Knowledge Center

Counterfeit cosmetics – a solvable problem.

A recent story on the problem of counterfeit make-up is just the latest example of an industry plagued by fake products and lost sales to illicit trade. Cosmetics are an interesting problem, because many of the products have relatively small size relative to their value. The real estate with which to carry serialization or overt authentication features such as holograms is very limited, and the product image and look is extremely important to marketing and brand differentiation. While the outsourcing of production to low cost places like China has created economic benefits, they are to some degree offset by that same manufacturing capability being used to create large amounts of counterfeit goods of seemingly high quality.

But even the smallest of cosmetic products like nail polish and lipstick require some information to be carried for the consumer. There are a number of solutions to help with the easy identification of counterfeit and authentic product carried through printing technologies. These approaches, from overt color shifting ink to covert markers read by simple devices, all enable the stakeholders in the supply chain an opportunity to authenticate goods easily and cost effectively. When supported by stakeholder education and product surveillance, these features are effective deterrents to counterfeiters who fear their illicit product may be identified and not be accepted into the supply chain.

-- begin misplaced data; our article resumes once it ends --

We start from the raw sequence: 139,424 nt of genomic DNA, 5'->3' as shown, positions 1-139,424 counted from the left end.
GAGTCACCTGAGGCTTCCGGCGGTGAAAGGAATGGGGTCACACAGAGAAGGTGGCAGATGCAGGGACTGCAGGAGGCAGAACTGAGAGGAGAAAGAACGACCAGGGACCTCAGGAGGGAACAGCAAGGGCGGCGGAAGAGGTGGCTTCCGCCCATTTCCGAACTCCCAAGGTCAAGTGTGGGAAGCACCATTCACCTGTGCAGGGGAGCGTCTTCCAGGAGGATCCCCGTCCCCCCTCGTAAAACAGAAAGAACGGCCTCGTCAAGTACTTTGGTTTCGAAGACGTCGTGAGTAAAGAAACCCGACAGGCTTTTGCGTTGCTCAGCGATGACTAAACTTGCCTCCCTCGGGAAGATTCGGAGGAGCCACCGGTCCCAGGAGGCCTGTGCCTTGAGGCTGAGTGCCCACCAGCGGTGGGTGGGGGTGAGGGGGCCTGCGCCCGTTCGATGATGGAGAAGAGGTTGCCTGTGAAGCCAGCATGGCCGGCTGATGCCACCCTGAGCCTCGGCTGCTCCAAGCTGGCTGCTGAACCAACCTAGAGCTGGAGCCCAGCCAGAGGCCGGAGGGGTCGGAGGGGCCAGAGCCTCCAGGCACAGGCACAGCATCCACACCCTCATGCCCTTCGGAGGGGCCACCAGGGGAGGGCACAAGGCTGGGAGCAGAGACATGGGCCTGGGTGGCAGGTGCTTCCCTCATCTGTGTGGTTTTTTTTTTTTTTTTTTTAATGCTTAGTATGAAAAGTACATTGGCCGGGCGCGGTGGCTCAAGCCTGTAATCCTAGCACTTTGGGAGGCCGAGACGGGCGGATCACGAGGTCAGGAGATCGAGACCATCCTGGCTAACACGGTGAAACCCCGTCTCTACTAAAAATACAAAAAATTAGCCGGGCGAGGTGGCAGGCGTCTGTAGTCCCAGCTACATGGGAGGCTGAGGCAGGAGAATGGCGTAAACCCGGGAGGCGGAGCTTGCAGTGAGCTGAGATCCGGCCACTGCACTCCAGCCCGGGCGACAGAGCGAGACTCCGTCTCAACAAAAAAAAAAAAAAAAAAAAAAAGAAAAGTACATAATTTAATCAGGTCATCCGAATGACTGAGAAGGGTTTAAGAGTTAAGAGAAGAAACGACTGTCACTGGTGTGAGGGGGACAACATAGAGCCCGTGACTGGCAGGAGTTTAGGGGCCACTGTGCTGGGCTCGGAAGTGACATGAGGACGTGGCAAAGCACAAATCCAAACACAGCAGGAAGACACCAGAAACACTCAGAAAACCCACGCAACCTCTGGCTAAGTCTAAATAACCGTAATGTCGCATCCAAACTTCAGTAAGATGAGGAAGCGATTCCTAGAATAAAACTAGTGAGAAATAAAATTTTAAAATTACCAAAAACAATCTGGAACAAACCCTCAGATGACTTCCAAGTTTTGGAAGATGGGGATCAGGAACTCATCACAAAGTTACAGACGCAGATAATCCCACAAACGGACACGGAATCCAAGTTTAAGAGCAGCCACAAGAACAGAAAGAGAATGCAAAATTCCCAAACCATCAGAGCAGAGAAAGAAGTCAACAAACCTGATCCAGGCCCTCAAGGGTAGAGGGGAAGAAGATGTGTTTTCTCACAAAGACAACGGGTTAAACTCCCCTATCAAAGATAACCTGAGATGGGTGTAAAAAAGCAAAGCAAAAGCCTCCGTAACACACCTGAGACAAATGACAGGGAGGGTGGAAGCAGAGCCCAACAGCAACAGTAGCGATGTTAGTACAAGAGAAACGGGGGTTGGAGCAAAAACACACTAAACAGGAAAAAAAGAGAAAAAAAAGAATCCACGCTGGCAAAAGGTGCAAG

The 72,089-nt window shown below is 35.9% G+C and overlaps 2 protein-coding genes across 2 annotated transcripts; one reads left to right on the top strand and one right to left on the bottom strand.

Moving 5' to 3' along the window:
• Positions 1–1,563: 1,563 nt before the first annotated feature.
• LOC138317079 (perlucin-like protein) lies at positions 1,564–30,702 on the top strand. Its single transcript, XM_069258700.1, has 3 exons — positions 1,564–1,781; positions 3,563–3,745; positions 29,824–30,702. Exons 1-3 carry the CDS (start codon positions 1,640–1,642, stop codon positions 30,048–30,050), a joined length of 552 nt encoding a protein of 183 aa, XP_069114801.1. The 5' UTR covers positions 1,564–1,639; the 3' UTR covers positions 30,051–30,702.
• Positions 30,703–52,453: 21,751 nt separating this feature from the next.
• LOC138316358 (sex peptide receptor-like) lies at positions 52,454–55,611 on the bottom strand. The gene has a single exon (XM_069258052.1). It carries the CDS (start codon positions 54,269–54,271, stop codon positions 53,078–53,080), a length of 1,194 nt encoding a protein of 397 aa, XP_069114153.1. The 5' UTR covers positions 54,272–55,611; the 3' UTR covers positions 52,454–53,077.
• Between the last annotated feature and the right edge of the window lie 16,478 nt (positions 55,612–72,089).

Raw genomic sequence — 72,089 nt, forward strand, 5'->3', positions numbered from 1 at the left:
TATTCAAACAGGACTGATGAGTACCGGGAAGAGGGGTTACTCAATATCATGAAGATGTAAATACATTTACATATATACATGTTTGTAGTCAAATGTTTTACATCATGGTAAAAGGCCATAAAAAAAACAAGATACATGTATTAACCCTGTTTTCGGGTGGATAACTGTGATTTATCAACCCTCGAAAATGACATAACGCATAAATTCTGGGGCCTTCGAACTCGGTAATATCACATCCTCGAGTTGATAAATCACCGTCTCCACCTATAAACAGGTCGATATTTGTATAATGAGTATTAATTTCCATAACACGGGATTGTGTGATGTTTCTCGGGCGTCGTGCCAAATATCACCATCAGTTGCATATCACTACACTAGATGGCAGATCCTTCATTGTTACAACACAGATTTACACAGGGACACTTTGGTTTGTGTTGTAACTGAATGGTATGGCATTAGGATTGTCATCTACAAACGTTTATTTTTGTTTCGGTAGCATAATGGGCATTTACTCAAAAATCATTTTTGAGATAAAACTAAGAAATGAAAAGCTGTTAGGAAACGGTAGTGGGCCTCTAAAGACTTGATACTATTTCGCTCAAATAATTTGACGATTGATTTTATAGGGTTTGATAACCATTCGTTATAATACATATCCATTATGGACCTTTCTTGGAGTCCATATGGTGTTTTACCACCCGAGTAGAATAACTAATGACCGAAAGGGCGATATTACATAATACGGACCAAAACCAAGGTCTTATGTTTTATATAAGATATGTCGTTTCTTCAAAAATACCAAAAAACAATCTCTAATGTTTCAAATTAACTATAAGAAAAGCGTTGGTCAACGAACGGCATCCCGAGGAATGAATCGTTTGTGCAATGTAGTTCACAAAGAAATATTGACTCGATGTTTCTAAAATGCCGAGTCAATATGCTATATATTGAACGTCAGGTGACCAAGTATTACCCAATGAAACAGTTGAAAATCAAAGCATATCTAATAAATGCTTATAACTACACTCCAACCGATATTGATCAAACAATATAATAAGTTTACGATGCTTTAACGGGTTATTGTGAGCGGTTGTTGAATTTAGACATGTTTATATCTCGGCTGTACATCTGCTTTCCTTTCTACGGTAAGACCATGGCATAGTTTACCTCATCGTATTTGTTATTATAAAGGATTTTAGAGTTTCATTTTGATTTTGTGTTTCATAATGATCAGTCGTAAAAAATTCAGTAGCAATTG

The different types of features all serve a different purpose, from enabling consumers to quickly identify a branded product as genuine, to covert markings that enable a manufacturer to identify the source of diversion or other illicit activity. When combined with the careful design and production quality controls used in authentic product manufacturing, these features raise the bar of complexity for counterfeiters and make the product a less attractive target.

Solutions exist today to solve counterfeiting in the beauty and skincare market. It is just a matter of matching the cost of the solution with the value of the product. In our twenty years protecting brands we most often see hybrid and multi-layered solutions. In the case of a $5 tube of lipstick a simple overt solution for less than a cent per unit may be appropriate while in the case of a designer skin care product a more robust solution is appropriate that can be designed to enhance the brand image as well as brand protection. What is important is that they both be incorporated as a part of an overall brand protection program that includes monitoring and sampling retailers.

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